And meanwhile they are back again in calm and safe waters, and coasting a familiar shore; and the faithful little Nina, shaking out her wings in the sunny breezes, trips under the guidance of unfamiliar hands towards her moorings in the Bay of Isabella. It is a sad company that she carries; for in the cabin, deaf and blind and unconscious, there lies the heart and guiding spirit of the New World. He does not hear the talking of the waters past the Nina’s timbers, does not hear the stamping on the deck and shortening of sail and unstopping of cables and getting out of gear; does not hear the splash of the anchor, nor the screams of birds that rise circling from the shore. Does not hear the greetings and the news; does not see bending over him a kind, helpful, and well-beloved face. He sees and hears and knows nothing; and in that state of rest and absence from the body they carry him, still living and breathing, ashore.
THE CONQUEST OF ESPANOLA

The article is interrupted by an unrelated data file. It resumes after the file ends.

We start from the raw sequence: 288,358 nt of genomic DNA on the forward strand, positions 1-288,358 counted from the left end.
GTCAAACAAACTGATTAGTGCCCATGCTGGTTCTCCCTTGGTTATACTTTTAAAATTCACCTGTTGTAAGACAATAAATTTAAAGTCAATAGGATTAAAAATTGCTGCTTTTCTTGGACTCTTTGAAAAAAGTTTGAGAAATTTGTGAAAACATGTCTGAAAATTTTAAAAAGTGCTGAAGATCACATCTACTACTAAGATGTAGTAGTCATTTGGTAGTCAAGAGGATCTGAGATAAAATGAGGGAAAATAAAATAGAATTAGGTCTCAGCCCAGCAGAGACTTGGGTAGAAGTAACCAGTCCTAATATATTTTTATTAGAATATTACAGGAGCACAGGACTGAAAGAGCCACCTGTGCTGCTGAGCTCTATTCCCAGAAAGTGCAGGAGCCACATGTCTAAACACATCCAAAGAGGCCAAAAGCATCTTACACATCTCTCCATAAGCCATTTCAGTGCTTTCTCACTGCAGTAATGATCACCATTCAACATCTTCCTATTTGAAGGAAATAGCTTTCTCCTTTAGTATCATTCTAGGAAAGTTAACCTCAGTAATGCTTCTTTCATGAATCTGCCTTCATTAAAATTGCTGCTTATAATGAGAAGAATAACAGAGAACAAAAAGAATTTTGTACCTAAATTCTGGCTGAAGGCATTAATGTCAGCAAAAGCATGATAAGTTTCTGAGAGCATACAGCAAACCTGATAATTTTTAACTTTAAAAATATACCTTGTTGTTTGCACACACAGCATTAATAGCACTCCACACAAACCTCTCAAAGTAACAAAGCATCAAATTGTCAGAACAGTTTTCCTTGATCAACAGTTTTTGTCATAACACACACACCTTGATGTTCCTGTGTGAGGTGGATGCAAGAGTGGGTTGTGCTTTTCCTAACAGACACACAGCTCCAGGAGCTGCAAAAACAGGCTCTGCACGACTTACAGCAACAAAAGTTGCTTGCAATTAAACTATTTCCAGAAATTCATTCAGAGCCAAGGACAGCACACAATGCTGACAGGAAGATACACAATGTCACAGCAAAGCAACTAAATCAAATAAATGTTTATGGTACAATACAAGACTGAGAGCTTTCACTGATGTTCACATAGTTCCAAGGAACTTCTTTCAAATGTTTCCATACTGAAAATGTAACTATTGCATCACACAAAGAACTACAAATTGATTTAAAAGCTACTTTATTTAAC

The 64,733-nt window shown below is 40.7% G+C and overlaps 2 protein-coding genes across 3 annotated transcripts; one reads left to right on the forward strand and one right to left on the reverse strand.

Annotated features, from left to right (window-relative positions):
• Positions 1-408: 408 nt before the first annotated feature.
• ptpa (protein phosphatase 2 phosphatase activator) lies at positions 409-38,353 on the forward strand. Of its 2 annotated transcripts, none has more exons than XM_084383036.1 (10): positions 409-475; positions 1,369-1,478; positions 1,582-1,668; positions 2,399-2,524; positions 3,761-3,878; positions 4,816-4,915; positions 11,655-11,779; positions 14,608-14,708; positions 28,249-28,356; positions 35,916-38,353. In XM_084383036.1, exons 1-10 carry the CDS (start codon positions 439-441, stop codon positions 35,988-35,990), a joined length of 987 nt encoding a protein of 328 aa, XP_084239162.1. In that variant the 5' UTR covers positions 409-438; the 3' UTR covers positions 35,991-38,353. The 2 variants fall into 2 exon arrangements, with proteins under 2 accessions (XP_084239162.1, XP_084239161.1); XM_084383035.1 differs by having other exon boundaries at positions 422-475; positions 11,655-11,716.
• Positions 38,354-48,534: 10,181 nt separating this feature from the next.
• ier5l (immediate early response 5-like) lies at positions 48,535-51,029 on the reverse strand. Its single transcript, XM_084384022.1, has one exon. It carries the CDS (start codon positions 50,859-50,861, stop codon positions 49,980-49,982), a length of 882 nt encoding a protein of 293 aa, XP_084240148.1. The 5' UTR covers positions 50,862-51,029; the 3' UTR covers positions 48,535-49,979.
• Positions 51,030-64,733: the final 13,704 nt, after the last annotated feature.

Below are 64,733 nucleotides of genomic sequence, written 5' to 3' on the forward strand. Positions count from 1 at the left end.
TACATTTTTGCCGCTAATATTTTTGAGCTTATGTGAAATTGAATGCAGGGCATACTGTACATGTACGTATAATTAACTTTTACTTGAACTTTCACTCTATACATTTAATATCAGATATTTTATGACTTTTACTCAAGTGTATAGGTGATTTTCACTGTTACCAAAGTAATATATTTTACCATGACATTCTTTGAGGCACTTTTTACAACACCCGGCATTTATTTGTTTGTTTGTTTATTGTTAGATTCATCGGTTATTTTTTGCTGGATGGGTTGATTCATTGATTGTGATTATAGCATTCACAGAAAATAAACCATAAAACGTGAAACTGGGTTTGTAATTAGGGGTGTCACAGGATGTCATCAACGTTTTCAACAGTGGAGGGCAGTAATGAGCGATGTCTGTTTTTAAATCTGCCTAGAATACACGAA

We must now go back to the time when Columbus, having made what arrangements he could for the safety of Espanola, left it under the charge of his brother James. Ojeda had duly marched into the interior and taken over the command of Fort St. Thomas, thus setting free Margarite, according to his instructions, to lead an expedition for purposes of reconnoitre and demonstration through the island. These, at any rate, were Margarite’s orders, duly communicated to him by Ojeda; but Margarite will have none of them. Well born, well educated, well bred, he ought at least to have the spirit to carry out orders so agreeable to a gentleman of adventure; but unfortunately, although Margarite is a gentleman by birth, he is a low and dishonest dog by nature. He cannot take the decent course, cannot even play the man, and take his share in the military work of the colony. Instead of cutting paths through the forest, and exhibiting his military strength in an orderly and proper way as the Admiral intended he should, he marches forth from St. Thomas, on hearing that Columbus has sailed away, and encamps no further off than the Vega Real, that pleasant place of green valleys and groves and murmuring rivers. He encamps there, takes up his quarters there, will not budge from there for any Admiral; and as for James Columbus and his counsellors, they may go to the devil for all Margarite cares. One of them at least, he knows—Friar Buil—is not such a fool as to sit down under the command of that solemn-faced, uncouth young snip from Genoa; and doubtless when he is tired of the Vega Real he and Buil can arrange something between them. In the meantime, here is a very beautiful sunshiny place, abounding in all kinds of provisions; food for more than one kind of appetite, as he has noticed when he has thrust his rude way into the native houses and seen the shapely daughters of the islanders. He has a little army of soldiers to forage for him; they can get him food and gold, and they are useful also in those other marauding expeditions designed to replenish the seraglio that he has established in his camp; and if they like to do a little marauding and woman-stealing on their own account, it is no affair of his, and may keep the devils in a good temper. Thus Don Pedro Margarite to himself.